The final component of oxidative damage considered here is peroxynitrite (ONOO). This ion is made in a reaction between nitrogen oxide ( NO) and O2. These two free radicals react at the fastest rate of any reaction known to occur in biology and is the only reaction that is faster than the dismutation reaction of O2 via superoxide dismutases. In its basic form, ONOO does not react with organic molecule, it breaks down to form nitrite ( NO 2 ) and nitrate ( NO 3 ) But when peroxynitrite is protonated it becomes the highly reactive, peroxynitrous acid (ONOOH) that has the reactivity of nitrogen dioxide ( NO2), a very toxic free radical component in smog and cigarette smoke, and OH.

3. Protective functions of glutathione

3.1. Reduction

GSH is found in the cytosol of cells where it is in the range of 1–10 mM (Meister 1988). In most cells the GSH concentration is about 1–2 mM, while in hepatocytes, which export GSH, the concentration can reach about 10 mM. So why do we need GSH outside of the cells? In plasma GSH is in the micromolar range; however, in some extracellular spaces such as the lining fluid of the lung, a thin layer of fluid covering the air spaces where gas exchange occurs, there is high concentration of GSH that is secreted by epithelial cells (Sutherland et al., 1985; Cantin et al., 1987). In people who smoke or inhale particles or other oxidants, there is potential inflammation that involves invasion of neutrophils from the blood through the endothelial and epithelial cells into the air spaces. As these neutrophils squeeze between the cells, they release HOCl, which can react with GSH secreted from the epithelial cells that normally protects the epithelial cells (Venglarik et al., 2003).

In cystic fibrosis patients, who secrete lower GSH than normal individuals into the lining fluid covering their alveoli, and in smokers, who have exposed their lungs to many oxidants including nitrogen dioxide and H2O2, there is both chronic inflammation and lower than normal GSH (Roum et al., 1993). In that case, HOCl can oxidize proteins in the lining fluid or on the surface of the epithelial cells. It can also react with lipid to produce even more dangerous compounds than are produced by lipid peroxidation itself (Pullar et al., 2000). Fig. 3 shows how GSH reacts with HOCl and removes it (Winterbourn and Brennan, 1997). While many studies of GSH in inflammation have been done of the lungs, these reactions can occur in any organ.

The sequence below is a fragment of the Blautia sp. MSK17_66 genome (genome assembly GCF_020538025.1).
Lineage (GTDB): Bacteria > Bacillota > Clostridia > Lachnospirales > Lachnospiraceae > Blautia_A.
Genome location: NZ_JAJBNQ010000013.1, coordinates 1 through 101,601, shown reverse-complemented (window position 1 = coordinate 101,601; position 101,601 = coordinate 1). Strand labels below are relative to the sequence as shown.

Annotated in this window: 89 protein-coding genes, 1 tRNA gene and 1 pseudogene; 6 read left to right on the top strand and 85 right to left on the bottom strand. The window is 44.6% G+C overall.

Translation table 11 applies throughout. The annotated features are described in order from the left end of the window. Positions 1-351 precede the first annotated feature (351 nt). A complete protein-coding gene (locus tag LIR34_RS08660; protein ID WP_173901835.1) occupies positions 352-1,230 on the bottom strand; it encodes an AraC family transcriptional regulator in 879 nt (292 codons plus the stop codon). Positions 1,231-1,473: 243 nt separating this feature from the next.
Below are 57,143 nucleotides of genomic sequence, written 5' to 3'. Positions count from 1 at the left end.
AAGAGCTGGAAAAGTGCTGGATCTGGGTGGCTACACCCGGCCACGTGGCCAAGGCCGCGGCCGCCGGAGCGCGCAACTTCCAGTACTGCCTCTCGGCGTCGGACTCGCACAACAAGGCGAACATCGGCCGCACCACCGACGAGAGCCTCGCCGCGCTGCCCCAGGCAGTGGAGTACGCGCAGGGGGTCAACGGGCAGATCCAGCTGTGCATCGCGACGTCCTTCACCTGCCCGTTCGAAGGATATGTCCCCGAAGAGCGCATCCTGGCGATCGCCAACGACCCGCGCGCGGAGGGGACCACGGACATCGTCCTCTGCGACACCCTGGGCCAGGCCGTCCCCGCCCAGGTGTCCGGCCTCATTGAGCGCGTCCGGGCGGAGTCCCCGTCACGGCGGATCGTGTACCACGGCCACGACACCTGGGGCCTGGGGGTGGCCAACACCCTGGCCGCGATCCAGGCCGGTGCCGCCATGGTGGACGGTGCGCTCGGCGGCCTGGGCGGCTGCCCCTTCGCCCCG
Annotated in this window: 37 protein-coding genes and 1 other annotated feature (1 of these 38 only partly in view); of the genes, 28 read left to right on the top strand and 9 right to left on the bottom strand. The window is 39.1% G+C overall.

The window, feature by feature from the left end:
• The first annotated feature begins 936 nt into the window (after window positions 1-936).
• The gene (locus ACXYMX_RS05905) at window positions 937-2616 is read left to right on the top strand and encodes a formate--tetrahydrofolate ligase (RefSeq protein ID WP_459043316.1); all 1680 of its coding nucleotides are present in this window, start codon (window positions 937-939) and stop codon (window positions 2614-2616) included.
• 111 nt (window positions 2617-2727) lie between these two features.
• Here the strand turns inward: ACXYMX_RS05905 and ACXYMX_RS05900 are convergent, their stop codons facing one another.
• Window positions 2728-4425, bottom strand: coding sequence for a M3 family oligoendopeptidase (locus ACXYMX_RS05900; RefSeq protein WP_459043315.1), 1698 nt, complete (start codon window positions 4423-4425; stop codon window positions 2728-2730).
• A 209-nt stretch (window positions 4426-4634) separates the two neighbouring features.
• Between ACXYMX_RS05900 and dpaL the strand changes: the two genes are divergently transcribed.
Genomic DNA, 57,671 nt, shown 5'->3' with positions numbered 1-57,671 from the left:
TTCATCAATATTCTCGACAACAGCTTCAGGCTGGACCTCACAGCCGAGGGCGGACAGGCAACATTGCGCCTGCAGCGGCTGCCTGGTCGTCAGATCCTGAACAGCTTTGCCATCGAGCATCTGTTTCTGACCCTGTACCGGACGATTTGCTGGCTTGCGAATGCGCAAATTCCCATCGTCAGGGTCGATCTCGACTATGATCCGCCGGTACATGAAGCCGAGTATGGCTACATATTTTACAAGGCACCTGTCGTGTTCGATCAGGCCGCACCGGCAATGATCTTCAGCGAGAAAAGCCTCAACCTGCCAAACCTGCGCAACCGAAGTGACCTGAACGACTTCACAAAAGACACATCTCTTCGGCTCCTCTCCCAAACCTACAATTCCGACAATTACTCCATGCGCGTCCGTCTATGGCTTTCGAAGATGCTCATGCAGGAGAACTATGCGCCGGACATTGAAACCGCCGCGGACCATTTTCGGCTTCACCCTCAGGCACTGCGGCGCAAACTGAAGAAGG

Reactions of glutathione with hypochlorous acid. GSH and HOCl can react to produce several different products.

Secretion of GSH to the air space in cystic fibrosis is depressed because of a mutation of a protein called cystic fibrosis transport receptor (CFTR) (Roum et al., 1993). The CFT1 cell line, which is derived from a cystic fibrosis patient, has lower GSH secretion to the apical (air space) side. If the wild type CFTR is transfected into the cells, the rate of GSH secretion is increased to the level seen in normal cells (Gao et al., 1999). The generation of HOCl in the surface fluid covering normal epithelial cells to mimic the action of stimulated neutrophils can decrease in the electrical resistance of that epithelial cell layer; however, the presence of GSH at a concentration similar to normal lining fluid protects against the loss of electrical resistance (Venglarik et al., 2003). Similar events occur during inflammation and are exaggerated in cystic fibrosis patients. There is some evidence that other lung diseases, such as idiopathic pulmonary fibrosis, also have a lower GSH concentration (Cantin et al., 1989). Further studies on the potential contribution of GSH deficiency to these pathologies are needed. Understanding the transport of GSH across the plasma membrane is an important issue that is essential to treatment of diseases involving oxidative stress (see reviews by Ballatori et al., 2008 and by Yuan and Kaplowitz, 2008 in this issue).

Compared to the extracellular environment, what happens inside of the cells is quite different. Glutathione plays major roles in the different cellular compartments. In mitochondria it plays a key role in regulating apoptosis versus necrosis (see review by Yuan and Kaplowitz 2008 in this issue). In the nucleus, GSH is a key regulator of cellular division (see review by Pallardó et al., 2008 in this issue.) While lungs are clearly adversely affected by lowered intracellular and extracellular GSH, the majority of studies on the pathologies involving GSH transport and metabolism have been done in liver. Reviews of the involvement of altered intracellular GSH in lung diseases (Biswas and Rahman, 2008), liver diseases (Yuan and Kaplowitz, 2008) and viral diseases (Fraternale et al., 2008) can be found in this issue.